What happens in the minds of free climbers
daredevil brain
Inside daredevil brains. Rafael Alvarez

Jane E. Joseph, neuroscience professor at Medical University of South Carolina

As a cognitive neuroscientist, I study how the brain processes thoughts and emotions. I used to focus on sensation-seeking behavior, which involves people pursuing risky activities to get a thrilling reward.

In 2015, a journalist heard about my work with daredevils and suggested I test the brain of free-solo climber Alex Honnold, who scales cliffs—such as Yosemite National Park’s 3,000-foot-high El Capitan—without ropes. I would describe him as a super-sensation seeker, but he’s also conscientious; he climbs with intention and thought, as opposed to an impulsive adrenaline junkie. Like our other subjects, he had to take personality questionnaires and then undergo an fMRI scan while viewing emotional pictures. Negative ones showed unflushed toilets or natural disasters, while positive images included mild erotica and people hang gliding.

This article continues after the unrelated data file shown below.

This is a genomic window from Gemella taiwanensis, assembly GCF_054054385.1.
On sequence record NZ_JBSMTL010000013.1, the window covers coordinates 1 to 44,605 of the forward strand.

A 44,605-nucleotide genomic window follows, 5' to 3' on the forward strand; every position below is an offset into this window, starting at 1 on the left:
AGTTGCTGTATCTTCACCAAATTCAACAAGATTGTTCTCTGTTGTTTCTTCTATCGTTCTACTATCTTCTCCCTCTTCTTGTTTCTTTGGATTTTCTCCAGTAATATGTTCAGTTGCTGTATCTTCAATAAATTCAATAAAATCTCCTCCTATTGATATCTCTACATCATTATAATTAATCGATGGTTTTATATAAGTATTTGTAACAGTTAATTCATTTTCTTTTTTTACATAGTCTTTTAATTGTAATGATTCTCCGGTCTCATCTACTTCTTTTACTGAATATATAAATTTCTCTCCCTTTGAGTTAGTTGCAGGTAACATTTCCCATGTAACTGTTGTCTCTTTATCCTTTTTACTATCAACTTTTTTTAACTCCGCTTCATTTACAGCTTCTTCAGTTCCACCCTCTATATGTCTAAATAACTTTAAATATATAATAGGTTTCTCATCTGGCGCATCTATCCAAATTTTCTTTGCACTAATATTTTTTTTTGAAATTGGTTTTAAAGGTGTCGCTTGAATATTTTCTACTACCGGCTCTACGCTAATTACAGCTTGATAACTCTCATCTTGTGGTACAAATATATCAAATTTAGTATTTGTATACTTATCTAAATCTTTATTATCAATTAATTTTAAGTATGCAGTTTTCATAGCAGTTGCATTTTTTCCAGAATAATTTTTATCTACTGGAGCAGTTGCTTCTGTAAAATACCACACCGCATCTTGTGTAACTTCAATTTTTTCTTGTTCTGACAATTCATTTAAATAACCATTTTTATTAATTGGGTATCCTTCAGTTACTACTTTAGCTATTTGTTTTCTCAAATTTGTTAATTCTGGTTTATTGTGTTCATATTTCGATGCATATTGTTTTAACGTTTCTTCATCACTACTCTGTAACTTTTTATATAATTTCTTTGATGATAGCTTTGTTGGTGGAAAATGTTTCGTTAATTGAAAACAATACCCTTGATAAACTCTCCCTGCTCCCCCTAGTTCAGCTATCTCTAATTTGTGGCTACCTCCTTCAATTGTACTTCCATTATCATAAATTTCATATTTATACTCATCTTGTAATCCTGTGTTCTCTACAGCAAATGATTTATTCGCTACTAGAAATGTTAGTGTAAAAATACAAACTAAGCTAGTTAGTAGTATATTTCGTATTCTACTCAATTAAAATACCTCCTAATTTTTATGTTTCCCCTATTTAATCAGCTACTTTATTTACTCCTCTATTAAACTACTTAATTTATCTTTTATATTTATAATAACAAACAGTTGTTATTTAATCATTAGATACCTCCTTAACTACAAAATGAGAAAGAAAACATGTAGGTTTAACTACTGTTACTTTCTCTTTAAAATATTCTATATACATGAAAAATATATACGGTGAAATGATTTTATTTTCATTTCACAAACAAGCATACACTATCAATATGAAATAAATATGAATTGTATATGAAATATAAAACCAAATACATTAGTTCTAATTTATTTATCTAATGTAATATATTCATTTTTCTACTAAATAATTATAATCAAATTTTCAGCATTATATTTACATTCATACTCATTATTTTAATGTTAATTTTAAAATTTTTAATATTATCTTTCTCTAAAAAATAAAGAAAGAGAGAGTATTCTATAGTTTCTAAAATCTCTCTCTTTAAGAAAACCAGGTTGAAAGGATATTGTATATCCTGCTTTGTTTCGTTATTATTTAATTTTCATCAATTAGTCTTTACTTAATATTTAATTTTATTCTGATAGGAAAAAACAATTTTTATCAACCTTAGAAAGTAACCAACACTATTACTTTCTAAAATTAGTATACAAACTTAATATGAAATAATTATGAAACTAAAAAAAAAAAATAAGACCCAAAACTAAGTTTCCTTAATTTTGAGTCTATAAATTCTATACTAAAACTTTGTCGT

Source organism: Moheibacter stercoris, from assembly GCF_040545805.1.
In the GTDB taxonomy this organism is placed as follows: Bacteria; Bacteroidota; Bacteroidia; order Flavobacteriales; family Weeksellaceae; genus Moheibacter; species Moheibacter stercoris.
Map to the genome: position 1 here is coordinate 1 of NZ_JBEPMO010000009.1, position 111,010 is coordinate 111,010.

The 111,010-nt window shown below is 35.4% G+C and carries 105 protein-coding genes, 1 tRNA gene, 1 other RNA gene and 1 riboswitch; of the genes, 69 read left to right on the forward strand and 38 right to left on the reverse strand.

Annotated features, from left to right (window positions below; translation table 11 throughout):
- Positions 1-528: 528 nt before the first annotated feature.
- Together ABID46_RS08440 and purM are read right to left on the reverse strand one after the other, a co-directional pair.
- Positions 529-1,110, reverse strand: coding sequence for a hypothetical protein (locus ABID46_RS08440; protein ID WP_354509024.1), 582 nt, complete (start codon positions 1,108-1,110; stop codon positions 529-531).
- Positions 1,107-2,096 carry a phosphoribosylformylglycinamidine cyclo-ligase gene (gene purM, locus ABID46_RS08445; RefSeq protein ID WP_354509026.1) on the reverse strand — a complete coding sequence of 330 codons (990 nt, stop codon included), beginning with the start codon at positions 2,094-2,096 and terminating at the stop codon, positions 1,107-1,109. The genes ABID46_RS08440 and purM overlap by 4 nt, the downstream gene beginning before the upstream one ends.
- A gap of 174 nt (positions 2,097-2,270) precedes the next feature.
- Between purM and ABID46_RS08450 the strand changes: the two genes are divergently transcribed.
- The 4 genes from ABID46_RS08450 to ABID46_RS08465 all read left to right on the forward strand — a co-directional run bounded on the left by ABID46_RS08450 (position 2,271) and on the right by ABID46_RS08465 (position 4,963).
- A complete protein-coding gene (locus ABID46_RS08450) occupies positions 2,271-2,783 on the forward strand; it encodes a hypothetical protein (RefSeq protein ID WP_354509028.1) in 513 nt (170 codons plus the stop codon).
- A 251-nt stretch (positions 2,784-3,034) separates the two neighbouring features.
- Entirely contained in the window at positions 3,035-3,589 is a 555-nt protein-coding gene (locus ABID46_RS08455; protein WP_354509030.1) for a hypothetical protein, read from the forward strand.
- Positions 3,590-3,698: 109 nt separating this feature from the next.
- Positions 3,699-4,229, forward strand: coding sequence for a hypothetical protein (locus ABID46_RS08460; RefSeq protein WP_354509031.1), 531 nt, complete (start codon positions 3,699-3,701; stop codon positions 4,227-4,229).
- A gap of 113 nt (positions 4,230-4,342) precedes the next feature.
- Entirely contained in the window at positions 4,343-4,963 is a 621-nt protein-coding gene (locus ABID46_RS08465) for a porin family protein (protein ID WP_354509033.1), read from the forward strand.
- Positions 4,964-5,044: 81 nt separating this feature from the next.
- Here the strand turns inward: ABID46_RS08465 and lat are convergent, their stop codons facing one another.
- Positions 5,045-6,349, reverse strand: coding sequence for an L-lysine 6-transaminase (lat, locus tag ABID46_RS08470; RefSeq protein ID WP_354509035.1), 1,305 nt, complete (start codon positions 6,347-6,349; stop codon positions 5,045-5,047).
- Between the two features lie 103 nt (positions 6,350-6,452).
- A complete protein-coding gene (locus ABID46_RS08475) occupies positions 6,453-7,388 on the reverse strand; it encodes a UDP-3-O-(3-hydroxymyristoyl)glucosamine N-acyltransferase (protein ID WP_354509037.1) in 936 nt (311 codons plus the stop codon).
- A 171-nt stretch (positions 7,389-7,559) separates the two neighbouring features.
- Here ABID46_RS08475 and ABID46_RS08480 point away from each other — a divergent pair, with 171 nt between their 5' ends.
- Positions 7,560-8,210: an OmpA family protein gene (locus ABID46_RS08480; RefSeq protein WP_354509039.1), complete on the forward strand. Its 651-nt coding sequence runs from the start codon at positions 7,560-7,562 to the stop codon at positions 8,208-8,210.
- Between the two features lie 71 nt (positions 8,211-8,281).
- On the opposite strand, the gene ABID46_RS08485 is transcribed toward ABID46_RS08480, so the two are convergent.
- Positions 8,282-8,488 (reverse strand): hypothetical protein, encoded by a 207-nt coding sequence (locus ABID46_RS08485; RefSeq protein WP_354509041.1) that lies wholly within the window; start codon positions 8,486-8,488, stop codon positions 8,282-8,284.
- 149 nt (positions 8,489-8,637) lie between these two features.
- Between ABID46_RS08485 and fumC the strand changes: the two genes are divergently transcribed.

Anatomically, Honnold’s brain is normal (if there is such a thing). But his amygdala, historically considered the brain’s fear detector, didn’t respond to our images like an average sensation seeker’s did—the pictures weren’t ­intense enough to stimulate that part of his brain. That could be because he regularly faces real fear and has conditioned himself to distinguish it from anxiety. Feeling scared is an ­appropriate response to an immediate threat, such as hanging off a cliff with no protection whatsoever. Anxiety happens when a nonthreatening stimulus, such as imagining roaches or rotting food, triggers an association with danger. As an extreme risk-taker, Honnold knows the difference.

As told to Rob Verger

This article was originally published in the Winter 2018 Danger issue of Popular Science.

What happens in the minds of free climbers